"Persona" (1966)

Alma (played by Bibi Andersson) is a nurse that is ordered to look after the patient Elisabet Vogler (played by Liv Ullmann), a stage actress that suffered an emotional breakdown and suddenly unable to speak. The two spend time at a rural cottage where Alma tries to get Elisabet to regain her composure by speaking her mind openly about her experiences and life. But while Alma starts opening up, there are questions as to who Alma really is...

"Persona" is very notable for being the first time actress Liv Ullmann would perform in an Ingmar Bergman film, as she would become a new continuous muse for him in a number of productions and also become his life partner for a number of years. Ironically, it was also a film in which she would be basically mute for the entire story. Yet it is her subtle expresions and reactions to the character played by her real life best friend Bibi Andersson, that would carry the film much higher to the masterpiece level. It might seem like Andersson carries the film as her monologues go on and on and she reveals herself entirely, but it is not at all just a one directional story, as it is the unusual balance of the talkative woman and the silent woman that gives a whole.

Like a merging of personalities that blurs the line of reality and fantasy within the mind, "Persona" plays with the audience's minds just as Kurosawa's "Rashomon" did, by making the viewers try to piece the puzzle together even if some of the pieces are missing. The opening sequence, the middle, and end all have visual montages of seemingly random images as well as shots of the film being run through the camera and sometimes burning up, with a disorienting soundtrack that brings uncertainty of what is about to be experienced. It truly is saying that the audience should expect the unexpected. Audiences may have some differing interpretations of the story and outcome, but it is certain that the questioning of existence, the regrets or uncertainties of past experiences and fear of what life will bring are only a few elements that the film touches upon.

With mesmerising visuals, a haunting atmosphere, and unforgettable performances, "Persona" is Bergman at his most groundbreaking, as it would go onto influence countless films and media from Robert Altman's "3 Women" (1977) to David Fincher's "Fight Club" (1999), each having their own distinct twist. For "Persona" it was a major arthouse hit with plenty of praise, winning Best Film, Best Director and Best Actress for Andersson at the American National Society of Film Critics Awards, as well as Best Film and Best Actress (for Andersson and Ullmann) at the Faro Island Film Festival. The dark nature and themes of guilt and response would also creep into his next three acclaimed feature films, "The Hour of the Wolf" (1968), "Shame" (1968), and "The Passion of Anna" (1969), though unfortunately those two films are not included in this set. The final film in the set is a curious television film directed by Bergman, dealing with censorship and theater in a minimal setting.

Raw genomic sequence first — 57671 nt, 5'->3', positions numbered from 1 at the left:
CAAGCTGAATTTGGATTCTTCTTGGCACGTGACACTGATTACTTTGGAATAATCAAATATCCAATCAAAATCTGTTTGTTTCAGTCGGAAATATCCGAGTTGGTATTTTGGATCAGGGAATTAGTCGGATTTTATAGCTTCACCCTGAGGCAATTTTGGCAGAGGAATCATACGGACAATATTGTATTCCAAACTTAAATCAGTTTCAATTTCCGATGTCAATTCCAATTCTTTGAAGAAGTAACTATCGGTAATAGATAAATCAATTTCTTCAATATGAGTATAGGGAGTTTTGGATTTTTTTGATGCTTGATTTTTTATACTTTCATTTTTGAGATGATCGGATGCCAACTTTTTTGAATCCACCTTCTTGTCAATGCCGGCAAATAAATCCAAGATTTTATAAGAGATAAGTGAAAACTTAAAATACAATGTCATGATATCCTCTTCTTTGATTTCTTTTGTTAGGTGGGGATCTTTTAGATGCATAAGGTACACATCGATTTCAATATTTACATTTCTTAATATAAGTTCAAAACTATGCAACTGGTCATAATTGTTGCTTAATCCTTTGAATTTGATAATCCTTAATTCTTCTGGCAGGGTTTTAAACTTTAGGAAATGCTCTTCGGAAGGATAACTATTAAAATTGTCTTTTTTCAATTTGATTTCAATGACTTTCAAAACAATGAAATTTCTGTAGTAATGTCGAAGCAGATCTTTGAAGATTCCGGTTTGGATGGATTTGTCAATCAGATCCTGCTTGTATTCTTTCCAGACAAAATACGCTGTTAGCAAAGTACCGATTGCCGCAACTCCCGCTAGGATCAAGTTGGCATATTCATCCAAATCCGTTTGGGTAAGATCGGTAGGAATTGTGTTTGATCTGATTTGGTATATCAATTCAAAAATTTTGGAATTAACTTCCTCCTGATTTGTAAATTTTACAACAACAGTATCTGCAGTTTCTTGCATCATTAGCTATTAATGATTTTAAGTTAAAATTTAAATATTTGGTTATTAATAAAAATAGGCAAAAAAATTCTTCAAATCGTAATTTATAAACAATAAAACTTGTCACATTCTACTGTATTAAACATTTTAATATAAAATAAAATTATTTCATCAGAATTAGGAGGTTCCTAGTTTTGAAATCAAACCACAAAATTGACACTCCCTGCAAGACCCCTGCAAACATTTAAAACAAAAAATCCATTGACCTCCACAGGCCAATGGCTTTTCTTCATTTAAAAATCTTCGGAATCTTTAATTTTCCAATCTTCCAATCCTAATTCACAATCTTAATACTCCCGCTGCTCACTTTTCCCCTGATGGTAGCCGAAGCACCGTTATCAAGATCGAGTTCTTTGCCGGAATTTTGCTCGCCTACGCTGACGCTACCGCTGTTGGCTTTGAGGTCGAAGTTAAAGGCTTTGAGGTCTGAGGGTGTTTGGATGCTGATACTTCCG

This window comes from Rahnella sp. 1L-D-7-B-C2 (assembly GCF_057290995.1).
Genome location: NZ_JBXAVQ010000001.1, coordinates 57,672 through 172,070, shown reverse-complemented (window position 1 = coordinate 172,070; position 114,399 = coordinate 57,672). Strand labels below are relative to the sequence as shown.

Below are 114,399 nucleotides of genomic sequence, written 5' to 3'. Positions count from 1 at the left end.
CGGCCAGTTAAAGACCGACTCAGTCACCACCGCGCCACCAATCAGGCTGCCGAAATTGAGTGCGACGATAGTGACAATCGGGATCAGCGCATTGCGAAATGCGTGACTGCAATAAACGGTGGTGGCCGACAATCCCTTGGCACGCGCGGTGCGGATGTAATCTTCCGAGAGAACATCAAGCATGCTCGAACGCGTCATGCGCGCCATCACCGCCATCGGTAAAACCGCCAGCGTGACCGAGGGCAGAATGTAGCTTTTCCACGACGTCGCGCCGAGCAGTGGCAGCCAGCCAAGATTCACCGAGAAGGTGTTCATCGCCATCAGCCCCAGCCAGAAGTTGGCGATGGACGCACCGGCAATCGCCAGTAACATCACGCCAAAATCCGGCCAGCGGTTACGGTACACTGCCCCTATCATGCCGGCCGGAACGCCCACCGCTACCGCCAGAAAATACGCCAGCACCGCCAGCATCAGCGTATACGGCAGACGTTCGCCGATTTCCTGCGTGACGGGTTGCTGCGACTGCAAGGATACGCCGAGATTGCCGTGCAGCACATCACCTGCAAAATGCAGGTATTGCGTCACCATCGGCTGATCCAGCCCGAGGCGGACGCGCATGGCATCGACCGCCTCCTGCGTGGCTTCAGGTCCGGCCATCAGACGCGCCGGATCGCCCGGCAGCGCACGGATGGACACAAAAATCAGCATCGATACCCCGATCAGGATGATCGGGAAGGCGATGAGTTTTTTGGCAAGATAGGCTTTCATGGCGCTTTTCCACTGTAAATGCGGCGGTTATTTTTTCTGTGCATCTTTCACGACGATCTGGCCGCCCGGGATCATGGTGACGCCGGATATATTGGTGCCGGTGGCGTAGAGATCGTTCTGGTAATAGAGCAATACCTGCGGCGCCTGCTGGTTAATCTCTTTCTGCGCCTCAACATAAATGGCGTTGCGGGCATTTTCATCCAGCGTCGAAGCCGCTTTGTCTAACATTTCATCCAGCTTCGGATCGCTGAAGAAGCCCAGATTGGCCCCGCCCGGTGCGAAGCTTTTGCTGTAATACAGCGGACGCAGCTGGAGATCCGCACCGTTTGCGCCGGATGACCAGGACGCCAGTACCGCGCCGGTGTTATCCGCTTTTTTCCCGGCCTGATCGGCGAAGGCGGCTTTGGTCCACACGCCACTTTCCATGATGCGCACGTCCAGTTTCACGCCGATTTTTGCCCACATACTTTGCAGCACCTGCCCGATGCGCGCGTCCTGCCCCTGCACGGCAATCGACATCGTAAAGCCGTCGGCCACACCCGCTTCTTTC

"The Rite" ("Riten") (1969)

Judge Abrahamson (played by Erik Hell) is investigating an incident of a stage performance that was declared to be obscene. Interviewed are the performing trio - Hans (played by Gunnar Björnstrand), the wealthy leader of the troupe. Headstrong yet vulnerable Thea (played by Ingrid Thulin) is Hans' wife. The cool, yet heavy drinking Sebastian (played by Anders Ek) is the third member, who is also having an affair with Thea. Through a number of interogations, the truths about each member, as well as the workings of the judge come to light.

"The Rite" was produced for television and featured a minimal cast and setting for the story, broadcast on March 25th 1969 in Sweden. Bergman had faced a number of issues with censorship around the world over the years with a number of films. From the frank sexual nature in "Summer with Monika", the rape scene in "The Virgin Spring", the sex scenes and nudity in "The Silence", as well as the erect penis shot and graphic sex talk in "Persona". For "The Rite" it was a metaphysical look at censorship issues and the troubles he had to go through over the years while also creating an interesting dynamic between the main characters. Spaced with separate chapters for each sequence, it is close to a files from interogations like a stage play rather than a continuous narrative structure. It is also interesting to see what was allowed on Swedish television at the time in 1969, as "The Rite" has characters with S&M gear with a topless Thulin as well as massive strapon dildos being worn by the male characters.

Rather than causing more controversy, "The Rite" was met more with middling confusion than anything else, as the story doesn't have a smoothly flowing narrative and the ending having some issues with what it was trying to say, the film didn't seem to quite have the statement that it could have been. It was given a theatrical release in other countries, but as expected, didn't have the success that many of the director's feature film productions had. He would later delve further into the world of television features, with works like the adaptation of "The Magic Flute" (1975) developed for television to acclaim, as well as "Scenes from a Marriage" and "Fanny and Alexander" having extended multi-part series reworkings for television broadcast.

Ingmar Bergman died on July 30th, 2007 at the age of 89, leaving an incredible amount of work as director and writer for film and television which continues to be watched and studied years after his passing. The 1960s showed to audiences and critics that he was one of the most versatile and experimental filmmakers in the world at the time. His filmmaking would hit its peak both personally and artistically during the decade, but he was not at all ready to stop, as the next few decades would also bring more classics and futher acclaim through film, television, and stage.

Note this is a region B Blu-ray set